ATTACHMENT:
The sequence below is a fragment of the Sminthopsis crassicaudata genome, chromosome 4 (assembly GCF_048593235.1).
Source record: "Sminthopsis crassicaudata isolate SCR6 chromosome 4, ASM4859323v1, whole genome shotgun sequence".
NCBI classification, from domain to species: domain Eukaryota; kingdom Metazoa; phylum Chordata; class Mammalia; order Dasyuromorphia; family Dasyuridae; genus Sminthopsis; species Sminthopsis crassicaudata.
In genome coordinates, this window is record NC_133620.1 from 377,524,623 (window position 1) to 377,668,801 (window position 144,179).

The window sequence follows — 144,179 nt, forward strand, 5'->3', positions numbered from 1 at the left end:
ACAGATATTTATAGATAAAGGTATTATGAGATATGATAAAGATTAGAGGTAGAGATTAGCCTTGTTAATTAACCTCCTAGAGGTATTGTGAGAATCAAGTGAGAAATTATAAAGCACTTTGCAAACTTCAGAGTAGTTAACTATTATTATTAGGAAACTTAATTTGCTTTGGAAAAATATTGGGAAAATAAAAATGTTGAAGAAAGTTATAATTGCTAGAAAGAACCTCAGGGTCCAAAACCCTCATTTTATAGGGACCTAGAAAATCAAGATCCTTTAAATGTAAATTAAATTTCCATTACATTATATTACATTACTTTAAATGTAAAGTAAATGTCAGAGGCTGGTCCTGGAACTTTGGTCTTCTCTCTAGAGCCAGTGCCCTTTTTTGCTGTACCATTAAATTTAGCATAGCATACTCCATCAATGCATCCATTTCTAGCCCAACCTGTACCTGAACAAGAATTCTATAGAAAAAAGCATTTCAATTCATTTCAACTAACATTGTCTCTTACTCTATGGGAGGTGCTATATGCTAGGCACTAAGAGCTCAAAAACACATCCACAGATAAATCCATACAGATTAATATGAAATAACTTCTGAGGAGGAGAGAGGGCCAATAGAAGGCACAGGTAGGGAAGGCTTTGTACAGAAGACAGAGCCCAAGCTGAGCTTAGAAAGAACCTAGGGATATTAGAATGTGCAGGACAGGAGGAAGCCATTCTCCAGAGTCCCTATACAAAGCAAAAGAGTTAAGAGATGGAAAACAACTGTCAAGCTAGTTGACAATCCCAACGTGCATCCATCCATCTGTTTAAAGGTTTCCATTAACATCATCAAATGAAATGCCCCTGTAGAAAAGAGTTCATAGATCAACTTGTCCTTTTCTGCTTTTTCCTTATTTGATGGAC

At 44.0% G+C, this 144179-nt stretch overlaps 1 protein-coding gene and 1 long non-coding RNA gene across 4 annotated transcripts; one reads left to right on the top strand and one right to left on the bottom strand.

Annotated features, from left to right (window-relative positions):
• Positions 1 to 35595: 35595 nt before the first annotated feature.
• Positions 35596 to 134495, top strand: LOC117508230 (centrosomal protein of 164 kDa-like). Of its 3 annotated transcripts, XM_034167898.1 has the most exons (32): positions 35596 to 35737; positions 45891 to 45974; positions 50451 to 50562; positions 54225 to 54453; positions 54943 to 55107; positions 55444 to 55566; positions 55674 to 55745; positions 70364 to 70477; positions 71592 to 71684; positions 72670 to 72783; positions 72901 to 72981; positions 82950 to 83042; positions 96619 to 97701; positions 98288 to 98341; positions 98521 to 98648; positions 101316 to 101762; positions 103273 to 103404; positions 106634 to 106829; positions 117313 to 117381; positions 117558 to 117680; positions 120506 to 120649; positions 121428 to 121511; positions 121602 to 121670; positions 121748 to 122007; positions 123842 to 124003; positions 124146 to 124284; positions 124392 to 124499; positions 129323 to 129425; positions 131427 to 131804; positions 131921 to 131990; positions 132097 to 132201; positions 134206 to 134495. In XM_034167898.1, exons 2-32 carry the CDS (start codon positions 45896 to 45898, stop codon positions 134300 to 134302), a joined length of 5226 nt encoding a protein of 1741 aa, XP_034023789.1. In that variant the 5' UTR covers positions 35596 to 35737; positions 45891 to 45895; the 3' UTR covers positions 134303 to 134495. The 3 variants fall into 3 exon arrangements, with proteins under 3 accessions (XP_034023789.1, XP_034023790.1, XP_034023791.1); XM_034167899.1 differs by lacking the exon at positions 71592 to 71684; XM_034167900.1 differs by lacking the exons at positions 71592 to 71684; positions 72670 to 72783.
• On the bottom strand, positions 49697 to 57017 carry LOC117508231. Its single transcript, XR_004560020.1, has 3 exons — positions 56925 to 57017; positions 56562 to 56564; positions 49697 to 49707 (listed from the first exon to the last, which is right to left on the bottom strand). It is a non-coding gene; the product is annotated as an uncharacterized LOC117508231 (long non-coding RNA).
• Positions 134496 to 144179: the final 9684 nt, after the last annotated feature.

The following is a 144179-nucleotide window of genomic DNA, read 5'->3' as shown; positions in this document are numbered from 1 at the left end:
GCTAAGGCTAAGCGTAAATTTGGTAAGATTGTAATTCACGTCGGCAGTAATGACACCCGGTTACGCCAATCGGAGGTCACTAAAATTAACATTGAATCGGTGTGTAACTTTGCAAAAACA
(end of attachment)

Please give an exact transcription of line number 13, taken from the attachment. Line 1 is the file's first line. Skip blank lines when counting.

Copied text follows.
The following is a 144179-nucleotide window of genomic DNA, read 5'->3' as shown; positions in this document are numbered from 1 at the left end: